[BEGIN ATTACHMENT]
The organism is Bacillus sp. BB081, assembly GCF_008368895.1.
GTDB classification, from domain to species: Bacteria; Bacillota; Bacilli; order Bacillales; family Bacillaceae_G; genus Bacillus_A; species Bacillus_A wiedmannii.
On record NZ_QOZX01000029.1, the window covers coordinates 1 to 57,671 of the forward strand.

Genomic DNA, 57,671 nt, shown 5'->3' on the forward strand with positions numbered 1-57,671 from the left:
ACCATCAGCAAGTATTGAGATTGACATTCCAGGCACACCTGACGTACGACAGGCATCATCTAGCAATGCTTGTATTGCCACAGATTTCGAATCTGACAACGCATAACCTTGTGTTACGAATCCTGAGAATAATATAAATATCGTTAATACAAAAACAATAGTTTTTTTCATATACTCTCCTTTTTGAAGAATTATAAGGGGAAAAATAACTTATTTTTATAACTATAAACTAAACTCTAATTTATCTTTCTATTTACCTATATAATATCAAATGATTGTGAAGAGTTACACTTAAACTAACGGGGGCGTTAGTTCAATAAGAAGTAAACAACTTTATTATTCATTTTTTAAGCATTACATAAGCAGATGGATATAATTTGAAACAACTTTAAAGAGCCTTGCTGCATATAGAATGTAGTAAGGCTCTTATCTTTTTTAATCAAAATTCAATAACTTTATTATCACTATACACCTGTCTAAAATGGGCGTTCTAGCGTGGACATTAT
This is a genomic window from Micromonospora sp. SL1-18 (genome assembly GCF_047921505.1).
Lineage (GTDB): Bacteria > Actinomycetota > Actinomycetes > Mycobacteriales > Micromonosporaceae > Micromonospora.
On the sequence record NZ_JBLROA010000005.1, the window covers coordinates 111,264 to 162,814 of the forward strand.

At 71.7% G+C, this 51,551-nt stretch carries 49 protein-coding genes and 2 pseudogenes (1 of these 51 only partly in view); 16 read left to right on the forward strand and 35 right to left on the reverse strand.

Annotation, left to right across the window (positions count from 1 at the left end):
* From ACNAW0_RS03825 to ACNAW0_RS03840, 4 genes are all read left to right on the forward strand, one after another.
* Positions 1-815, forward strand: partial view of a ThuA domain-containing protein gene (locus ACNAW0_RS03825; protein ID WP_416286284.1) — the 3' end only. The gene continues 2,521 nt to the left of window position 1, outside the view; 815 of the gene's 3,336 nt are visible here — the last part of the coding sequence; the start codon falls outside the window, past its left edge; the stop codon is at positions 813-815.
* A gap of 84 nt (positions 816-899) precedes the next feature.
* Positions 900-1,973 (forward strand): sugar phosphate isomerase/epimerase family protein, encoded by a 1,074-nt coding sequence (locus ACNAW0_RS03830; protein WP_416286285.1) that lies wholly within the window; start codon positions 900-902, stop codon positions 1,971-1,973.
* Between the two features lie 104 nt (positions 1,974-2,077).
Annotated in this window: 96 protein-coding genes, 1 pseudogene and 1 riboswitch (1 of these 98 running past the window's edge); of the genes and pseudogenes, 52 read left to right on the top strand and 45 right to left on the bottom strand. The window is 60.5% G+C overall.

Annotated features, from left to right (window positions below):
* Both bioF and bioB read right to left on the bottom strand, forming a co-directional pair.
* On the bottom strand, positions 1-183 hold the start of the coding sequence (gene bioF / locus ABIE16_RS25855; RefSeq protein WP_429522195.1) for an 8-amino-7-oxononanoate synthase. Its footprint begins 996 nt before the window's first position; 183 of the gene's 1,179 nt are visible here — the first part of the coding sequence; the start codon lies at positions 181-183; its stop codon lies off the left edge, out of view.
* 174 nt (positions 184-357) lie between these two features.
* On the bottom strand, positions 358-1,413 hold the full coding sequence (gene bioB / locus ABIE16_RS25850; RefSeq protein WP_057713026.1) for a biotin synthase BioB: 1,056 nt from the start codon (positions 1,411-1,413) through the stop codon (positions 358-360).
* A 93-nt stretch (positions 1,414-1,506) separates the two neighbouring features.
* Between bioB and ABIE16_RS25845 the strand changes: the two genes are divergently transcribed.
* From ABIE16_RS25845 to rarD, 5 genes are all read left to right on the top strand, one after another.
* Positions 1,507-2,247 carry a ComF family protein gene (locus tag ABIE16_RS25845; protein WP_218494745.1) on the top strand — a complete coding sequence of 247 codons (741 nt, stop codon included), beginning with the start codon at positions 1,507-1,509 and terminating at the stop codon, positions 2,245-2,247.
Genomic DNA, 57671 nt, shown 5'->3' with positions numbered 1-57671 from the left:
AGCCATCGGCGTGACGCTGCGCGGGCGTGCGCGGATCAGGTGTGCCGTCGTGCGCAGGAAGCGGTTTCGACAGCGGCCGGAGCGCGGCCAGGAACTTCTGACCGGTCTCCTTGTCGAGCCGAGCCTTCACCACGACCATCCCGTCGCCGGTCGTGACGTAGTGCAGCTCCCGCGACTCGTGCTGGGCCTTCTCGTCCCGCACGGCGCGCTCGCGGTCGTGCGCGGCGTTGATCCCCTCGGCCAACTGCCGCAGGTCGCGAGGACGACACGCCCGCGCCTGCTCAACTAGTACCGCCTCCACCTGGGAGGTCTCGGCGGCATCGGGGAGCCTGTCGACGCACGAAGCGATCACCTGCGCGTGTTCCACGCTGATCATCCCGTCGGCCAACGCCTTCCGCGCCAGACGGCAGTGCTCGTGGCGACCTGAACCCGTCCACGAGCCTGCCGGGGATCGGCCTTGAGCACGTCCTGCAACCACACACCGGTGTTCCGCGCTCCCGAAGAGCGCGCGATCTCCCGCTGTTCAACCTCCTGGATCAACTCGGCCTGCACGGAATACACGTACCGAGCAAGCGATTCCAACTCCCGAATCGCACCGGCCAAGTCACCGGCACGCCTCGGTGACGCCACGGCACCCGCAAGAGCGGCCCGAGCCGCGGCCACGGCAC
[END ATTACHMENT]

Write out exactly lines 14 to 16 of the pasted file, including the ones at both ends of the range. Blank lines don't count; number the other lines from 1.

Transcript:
* Positions 900-1,973 (forward strand): sugar phosphate isomerase/epimerase family protein, encoded by a 1,074-nt coding sequence (locus ACNAW0_RS03830; protein WP_416286285.1) that lies wholly within the window; start codon positions 900-902, stop codon positions 1,971-1,973.
* Between the two features lie 104 nt (positions 1,974-2,077).
Annotated in this window: 96 protein-coding genes, 1 pseudogene and 1 riboswitch (1 of these 98 running past the window's edge); of the genes and pseudogenes, 52 read left to right on the top strand and 45 right to left on the bottom strand. The window is 60.5% G+C overall.